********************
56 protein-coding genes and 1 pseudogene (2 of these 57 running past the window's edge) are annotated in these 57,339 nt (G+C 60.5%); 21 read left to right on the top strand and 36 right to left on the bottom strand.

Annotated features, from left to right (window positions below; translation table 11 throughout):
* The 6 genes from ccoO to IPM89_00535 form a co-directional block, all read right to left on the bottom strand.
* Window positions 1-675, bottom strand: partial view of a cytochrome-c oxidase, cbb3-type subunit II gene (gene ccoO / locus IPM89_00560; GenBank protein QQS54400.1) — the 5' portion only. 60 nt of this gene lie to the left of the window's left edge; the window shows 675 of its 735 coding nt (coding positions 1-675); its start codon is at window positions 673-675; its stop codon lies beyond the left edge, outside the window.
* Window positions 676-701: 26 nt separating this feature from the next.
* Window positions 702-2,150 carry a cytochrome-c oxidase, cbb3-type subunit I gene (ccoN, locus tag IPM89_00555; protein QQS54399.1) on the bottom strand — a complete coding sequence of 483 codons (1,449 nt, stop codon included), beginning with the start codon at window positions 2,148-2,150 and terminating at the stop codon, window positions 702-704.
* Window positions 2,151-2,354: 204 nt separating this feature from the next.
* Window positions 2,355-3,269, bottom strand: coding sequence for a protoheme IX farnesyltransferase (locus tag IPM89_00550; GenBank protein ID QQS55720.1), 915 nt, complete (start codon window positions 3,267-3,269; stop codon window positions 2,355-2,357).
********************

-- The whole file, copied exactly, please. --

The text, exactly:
56 protein-coding genes and 1 pseudogene (2 of these 57 running past the window's edge) are annotated in these 57,339 nt (G+C 60.5%); 21 read left to right on the top strand and 36 right to left on the bottom strand.

Annotated features, from left to right (window positions below; translation table 11 throughout):
* The 6 genes from ccoO to IPM89_00535 form a co-directional block, all read right to left on the bottom strand.
* Window positions 1-675, bottom strand: partial view of a cytochrome-c oxidase, cbb3-type subunit II gene (gene ccoO / locus IPM89_00560; GenBank protein QQS54400.1) — the 5' portion only. 60 nt of this gene lie to the left of the window's left edge; the window shows 675 of its 735 coding nt (coding positions 1-675); its start codon is at window positions 673-675; its stop codon lies beyond the left edge, outside the window.
* Window positions 676-701: 26 nt separating this feature from the next.
* Window positions 702-2,150 carry a cytochrome-c oxidase, cbb3-type subunit I gene (ccoN, locus tag IPM89_00555; protein QQS54399.1) on the bottom strand — a complete coding sequence of 483 codons (1,449 nt, stop codon included), beginning with the start codon at window positions 2,148-2,150 and terminating at the stop codon, window positions 702-704.
* Window positions 2,151-2,354: 204 nt separating this feature from the next.
* Window positions 2,355-3,269, bottom strand: coding sequence for a protoheme IX farnesyltransferase (locus tag IPM89_00550; GenBank protein ID QQS55720.1), 915 nt, complete (start codon window positions 3,267-3,269; stop codon window positions 2,355-2,357).